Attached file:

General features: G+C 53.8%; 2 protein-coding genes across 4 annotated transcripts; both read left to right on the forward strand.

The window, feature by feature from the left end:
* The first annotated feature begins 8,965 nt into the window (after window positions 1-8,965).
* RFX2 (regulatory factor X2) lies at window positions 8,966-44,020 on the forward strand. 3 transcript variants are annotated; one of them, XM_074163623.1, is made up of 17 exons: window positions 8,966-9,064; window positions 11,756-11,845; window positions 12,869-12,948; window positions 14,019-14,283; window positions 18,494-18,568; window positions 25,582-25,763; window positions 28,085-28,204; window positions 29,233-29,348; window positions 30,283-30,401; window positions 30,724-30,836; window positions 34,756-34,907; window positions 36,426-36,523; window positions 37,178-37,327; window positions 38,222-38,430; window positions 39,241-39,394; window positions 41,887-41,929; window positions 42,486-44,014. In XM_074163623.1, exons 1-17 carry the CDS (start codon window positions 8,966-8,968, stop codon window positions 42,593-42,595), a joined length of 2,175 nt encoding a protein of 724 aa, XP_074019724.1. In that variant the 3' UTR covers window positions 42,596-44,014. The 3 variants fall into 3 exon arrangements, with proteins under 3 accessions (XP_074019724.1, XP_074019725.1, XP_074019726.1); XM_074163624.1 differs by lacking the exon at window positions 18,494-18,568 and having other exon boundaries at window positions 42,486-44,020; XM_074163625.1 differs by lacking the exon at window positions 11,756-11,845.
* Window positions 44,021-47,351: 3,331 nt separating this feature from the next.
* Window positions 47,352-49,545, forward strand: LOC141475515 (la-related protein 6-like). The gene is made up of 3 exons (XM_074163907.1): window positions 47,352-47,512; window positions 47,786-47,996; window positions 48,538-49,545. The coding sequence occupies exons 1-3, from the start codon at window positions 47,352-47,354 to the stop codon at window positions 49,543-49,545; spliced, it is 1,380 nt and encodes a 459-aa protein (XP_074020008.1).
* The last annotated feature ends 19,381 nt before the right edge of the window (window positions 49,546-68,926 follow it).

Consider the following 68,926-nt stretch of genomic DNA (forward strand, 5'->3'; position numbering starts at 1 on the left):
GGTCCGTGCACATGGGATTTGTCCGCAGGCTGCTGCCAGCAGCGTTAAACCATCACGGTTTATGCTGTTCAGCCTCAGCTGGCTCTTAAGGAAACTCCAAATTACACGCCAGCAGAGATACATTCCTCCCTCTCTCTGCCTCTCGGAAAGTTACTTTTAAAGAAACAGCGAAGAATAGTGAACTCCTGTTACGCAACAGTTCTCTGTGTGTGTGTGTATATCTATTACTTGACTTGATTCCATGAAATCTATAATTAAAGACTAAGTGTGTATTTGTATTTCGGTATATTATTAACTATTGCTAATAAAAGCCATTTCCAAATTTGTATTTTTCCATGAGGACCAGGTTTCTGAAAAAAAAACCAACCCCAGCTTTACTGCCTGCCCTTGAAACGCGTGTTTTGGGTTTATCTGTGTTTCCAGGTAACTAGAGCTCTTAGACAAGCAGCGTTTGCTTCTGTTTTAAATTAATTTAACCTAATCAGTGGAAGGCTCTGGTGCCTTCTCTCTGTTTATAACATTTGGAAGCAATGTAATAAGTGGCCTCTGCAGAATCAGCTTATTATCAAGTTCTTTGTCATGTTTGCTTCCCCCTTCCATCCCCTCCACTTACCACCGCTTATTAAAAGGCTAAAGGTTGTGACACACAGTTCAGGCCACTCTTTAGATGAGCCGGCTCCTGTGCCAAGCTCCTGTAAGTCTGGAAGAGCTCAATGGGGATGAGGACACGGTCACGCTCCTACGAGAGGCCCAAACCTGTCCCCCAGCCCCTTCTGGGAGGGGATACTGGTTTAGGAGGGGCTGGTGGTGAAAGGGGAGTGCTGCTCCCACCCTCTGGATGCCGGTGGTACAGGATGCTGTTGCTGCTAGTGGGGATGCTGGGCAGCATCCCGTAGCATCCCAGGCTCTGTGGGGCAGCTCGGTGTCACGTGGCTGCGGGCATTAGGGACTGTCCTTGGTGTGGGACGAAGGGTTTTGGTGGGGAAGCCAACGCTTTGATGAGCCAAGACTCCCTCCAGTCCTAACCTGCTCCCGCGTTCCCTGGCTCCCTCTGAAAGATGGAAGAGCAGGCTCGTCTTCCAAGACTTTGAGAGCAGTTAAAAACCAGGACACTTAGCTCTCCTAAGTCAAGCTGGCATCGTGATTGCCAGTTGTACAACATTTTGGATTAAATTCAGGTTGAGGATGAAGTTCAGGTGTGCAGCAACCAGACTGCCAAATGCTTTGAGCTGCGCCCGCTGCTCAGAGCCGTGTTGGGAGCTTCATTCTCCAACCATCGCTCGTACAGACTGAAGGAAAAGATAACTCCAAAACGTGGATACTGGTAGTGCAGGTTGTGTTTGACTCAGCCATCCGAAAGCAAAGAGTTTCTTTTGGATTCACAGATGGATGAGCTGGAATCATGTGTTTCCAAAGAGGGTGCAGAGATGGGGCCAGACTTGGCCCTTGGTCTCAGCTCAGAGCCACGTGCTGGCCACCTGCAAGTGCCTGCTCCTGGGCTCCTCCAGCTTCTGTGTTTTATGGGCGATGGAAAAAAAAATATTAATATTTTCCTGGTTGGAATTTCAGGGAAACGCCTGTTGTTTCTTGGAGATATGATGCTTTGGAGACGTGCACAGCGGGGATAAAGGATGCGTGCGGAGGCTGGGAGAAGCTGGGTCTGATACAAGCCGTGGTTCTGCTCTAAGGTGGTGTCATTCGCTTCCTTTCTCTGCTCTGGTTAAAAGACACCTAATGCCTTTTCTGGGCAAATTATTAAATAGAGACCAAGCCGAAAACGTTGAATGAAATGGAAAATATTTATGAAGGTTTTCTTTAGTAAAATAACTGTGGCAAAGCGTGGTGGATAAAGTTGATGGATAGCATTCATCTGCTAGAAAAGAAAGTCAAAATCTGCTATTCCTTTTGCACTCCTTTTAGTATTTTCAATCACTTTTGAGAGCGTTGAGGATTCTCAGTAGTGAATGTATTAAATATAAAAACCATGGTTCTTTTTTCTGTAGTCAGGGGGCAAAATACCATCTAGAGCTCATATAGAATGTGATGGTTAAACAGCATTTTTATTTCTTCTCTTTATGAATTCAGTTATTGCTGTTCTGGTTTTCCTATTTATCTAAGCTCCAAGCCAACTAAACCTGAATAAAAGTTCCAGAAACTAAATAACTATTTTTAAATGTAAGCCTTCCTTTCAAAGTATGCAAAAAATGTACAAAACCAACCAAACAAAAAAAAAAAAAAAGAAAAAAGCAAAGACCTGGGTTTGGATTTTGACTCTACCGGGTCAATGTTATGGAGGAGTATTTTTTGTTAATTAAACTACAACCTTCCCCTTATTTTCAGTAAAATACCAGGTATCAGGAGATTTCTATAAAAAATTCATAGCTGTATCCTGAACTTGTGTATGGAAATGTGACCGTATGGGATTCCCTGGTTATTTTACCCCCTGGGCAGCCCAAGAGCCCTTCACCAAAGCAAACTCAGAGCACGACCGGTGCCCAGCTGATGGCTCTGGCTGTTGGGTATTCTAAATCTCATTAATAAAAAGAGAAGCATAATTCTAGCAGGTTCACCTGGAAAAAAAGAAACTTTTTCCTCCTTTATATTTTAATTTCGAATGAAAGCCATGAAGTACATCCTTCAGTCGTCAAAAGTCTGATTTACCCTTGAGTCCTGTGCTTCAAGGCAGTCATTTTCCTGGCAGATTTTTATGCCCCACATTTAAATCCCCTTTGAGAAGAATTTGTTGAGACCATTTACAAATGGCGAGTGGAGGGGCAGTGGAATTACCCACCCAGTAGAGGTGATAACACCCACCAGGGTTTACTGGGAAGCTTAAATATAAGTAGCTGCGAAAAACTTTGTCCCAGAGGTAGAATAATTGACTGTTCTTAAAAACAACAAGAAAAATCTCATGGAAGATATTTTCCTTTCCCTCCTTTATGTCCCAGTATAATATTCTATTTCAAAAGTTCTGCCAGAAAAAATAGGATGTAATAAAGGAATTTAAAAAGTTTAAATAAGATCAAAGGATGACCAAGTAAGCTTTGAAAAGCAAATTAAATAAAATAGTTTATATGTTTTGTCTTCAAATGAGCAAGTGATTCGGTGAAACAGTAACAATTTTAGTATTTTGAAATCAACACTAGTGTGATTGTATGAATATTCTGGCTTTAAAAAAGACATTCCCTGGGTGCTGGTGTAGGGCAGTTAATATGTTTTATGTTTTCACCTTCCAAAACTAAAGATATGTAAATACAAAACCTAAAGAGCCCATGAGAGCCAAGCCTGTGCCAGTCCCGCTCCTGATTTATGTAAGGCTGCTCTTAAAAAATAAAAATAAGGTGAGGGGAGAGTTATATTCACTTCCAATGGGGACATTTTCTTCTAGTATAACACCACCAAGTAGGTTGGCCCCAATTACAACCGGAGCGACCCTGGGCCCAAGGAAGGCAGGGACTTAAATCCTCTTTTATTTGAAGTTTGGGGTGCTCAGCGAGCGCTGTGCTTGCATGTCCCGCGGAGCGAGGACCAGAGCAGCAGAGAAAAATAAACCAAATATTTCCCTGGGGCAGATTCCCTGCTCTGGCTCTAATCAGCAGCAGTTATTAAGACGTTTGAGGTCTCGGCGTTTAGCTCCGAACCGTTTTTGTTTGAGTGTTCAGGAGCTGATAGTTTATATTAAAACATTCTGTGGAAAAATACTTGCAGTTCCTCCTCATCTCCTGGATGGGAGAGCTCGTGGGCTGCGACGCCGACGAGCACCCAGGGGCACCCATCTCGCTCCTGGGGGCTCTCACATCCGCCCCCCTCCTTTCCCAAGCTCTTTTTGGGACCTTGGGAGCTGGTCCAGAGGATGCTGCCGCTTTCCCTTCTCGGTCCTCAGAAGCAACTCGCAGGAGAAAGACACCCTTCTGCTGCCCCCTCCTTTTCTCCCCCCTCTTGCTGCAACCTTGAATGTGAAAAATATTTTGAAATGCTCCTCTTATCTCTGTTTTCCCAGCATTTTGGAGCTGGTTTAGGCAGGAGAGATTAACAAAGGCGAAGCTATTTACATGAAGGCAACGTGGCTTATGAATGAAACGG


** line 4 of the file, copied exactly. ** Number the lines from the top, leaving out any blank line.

* RFX2 (regulatory factor X2) lies at window positions 8,966-44,020 on the forward strand. 3 transcript variants are annotated; one of them, XM_074163623.1, is made up of 17 exons: window positions 8,966-9,064; window positions 11,756-11,845; window positions 12,869-12,948; window positions 14,019-14,283; window positions 18,494-18,568; window positions 25,582-25,763; window positions 28,085-28,204; window positions 29,233-29,348; window positions 30,283-30,401; window positions 30,724-30,836; window positions 34,756-34,907; window positions 36,426-36,523; window positions 37,178-37,327; window positions 38,222-38,430; window positions 39,241-39,394; window positions 41,887-41,929; window positions 42,486-44,014. In XM_074163623.1, exons 1-17 carry the CDS (start codon window positions 8,966-8,968, stop codon window positions 42,593-42,595), a joined length of 2,175 nt encoding a protein of 724 aa, XP_074019724.1. In that variant the 3' UTR covers window positions 42,596-44,014. The 3 variants fall into 3 exon arrangements, with proteins under 3 accessions (XP_074019724.1, XP_074019725.1, XP_074019726.1); XM_074163624.1 differs by lacking the exon at window positions 18,494-18,568 and having other exon boundaries at window positions 42,486-44,020; XM_074163625.1 differs by lacking the exon at window positions 11,756-11,845.